5 Exasperating CRM Issues (And How to Tackle Them)

It's common for CRM issues to derail business operations. Here's how to address these challenges.

Rob Boyle
Rob Boyle
August 11, 2023
It's not uncommon for CRM issues to derail business operations. Here's how to address these challenges.
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Customer Relationship Management (CRM) systems are valuable assets in modern companies, helping sales teams and business owners manage customer interactions, data and communication efficiently.

I've worked on several CRM projects in my career. A few were straightforward, but most had missteps to learn from. (In fact, one was so complex that it is still being refined years later).

It's common for CRM issues to derail business operations. Issues I have encountered that stalled growth include: 

  1. Low user adoption.
  2. Implementation challenges.
  3. Poor data quality.
  4. Integration problems.
  5. Limited functionality to grow with the business.

Unfortunately, these areas are related and aggravate each other. Bad data quality or a hasty implementation plan can weaken the confidence of key users and limit adoption.

Similarly, a lack of employee buy-in can weaken team productivity as siloed departments insist on sticking with old technology with limited integrated functionality with your new system.

Let's run through each challenge and discuss how they can be addressed.

1. User adoption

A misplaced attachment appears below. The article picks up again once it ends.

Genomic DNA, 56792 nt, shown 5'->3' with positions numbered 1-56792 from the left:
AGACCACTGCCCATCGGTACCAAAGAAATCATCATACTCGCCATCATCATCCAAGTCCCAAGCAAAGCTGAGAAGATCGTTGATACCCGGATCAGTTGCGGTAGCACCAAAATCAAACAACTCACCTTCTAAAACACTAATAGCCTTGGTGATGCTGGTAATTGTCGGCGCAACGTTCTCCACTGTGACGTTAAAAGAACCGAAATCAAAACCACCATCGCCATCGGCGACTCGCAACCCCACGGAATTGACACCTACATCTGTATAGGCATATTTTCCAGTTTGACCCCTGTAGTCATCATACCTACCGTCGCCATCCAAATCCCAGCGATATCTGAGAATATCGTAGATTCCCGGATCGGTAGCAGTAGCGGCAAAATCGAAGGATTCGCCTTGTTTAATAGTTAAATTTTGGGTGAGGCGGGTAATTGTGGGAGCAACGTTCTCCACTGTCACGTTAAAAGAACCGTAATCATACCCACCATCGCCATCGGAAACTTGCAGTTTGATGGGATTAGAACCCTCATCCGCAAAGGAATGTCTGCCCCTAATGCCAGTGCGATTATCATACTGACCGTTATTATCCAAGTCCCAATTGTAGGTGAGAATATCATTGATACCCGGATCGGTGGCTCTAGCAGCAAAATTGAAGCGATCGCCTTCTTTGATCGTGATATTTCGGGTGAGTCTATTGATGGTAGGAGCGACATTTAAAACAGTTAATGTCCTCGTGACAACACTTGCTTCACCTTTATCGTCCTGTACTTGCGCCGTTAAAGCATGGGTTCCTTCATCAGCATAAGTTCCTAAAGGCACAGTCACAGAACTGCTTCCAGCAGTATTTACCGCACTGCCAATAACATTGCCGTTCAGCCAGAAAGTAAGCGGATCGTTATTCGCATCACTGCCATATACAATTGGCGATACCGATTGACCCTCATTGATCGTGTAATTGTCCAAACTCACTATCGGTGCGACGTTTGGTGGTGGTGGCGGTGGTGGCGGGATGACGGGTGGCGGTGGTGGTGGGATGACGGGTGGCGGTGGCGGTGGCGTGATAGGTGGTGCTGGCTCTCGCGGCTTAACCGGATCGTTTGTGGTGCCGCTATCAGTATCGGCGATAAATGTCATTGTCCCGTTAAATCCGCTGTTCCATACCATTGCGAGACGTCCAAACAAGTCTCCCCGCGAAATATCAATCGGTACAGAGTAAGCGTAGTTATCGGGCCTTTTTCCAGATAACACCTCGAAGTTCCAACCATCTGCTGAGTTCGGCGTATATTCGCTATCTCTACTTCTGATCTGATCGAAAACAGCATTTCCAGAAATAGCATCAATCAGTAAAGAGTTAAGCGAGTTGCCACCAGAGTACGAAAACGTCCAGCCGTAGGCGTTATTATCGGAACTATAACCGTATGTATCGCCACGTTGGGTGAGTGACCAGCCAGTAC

The primary cause of technology failures is employee engagement. If your team don't use it, then you will never achieve those magical returns on investment you were promised by your sales rep.

Most importantly, low or lazy adoption rates influence poor-quality data. Ultimately, you buy CRM software to better understand marketing efforts, sales cycles and customer service. However, buying software without incentivising a change in habits will lead to sloppy or inconsistent data.

2. Implementation challenges

Common issues faced during implementation include

  • Tools are hastily bought without considering key stakeholders, existing tools or how they will be adopted into business strategy.
  • Lack of leadership buy-in and the CRM is an afterthought in strategic planning.
  • Scope creep increases implementation costs or time overruns. Typically, this occurs when the budget, specifications and requirements are not clearly defined.
  • Limited resources are allocated to the project, leading to a mediocre rollout and/or employee burnout.

3. Bad data quality

Maintaining exceptional database hygiene is crucial in CRM systems. Inaccurate, duplicated, inconsistent entries can lead to communication errors, missed opportunities, and poor decision-making. Apart from anything, it will waste time and discourage user adoption.

Related to data quality is the subject of security and compliance. In an age where data breaches are prevalent, ensuring that your CRM has robust security measures is vital. A breach can cause financial loss and tarnish your reputation. Regularly update security protocols, and consider encryption and multi-factor authentication to enhance security.

4. Integration difficulties

Data quality is closely related to the integrations needed to make your project successful. Ideally, you want to have a single source of truth with accurate customer records. However, it is common for companies to use multiple systems and need to stitch them together.

Common challenges I have encountered include

  • Different CRMs used for marketing, sales, recruitment and finance. Each needs to be carefully orchestrated to ensure consistent levels of customer service.
  • A crucial element of the tech stack is unable to integrate. For example, older software may not have a functional application programme interface (API). In this instance, essential data may need to be manually entered into other systems.
  • No dedicated data infrastructure team to manage the growing list of tools the business uses. This can be even harder to control when shadow IT creeps in, and departments buy a piece of technology in silo without considering the entire company strategy.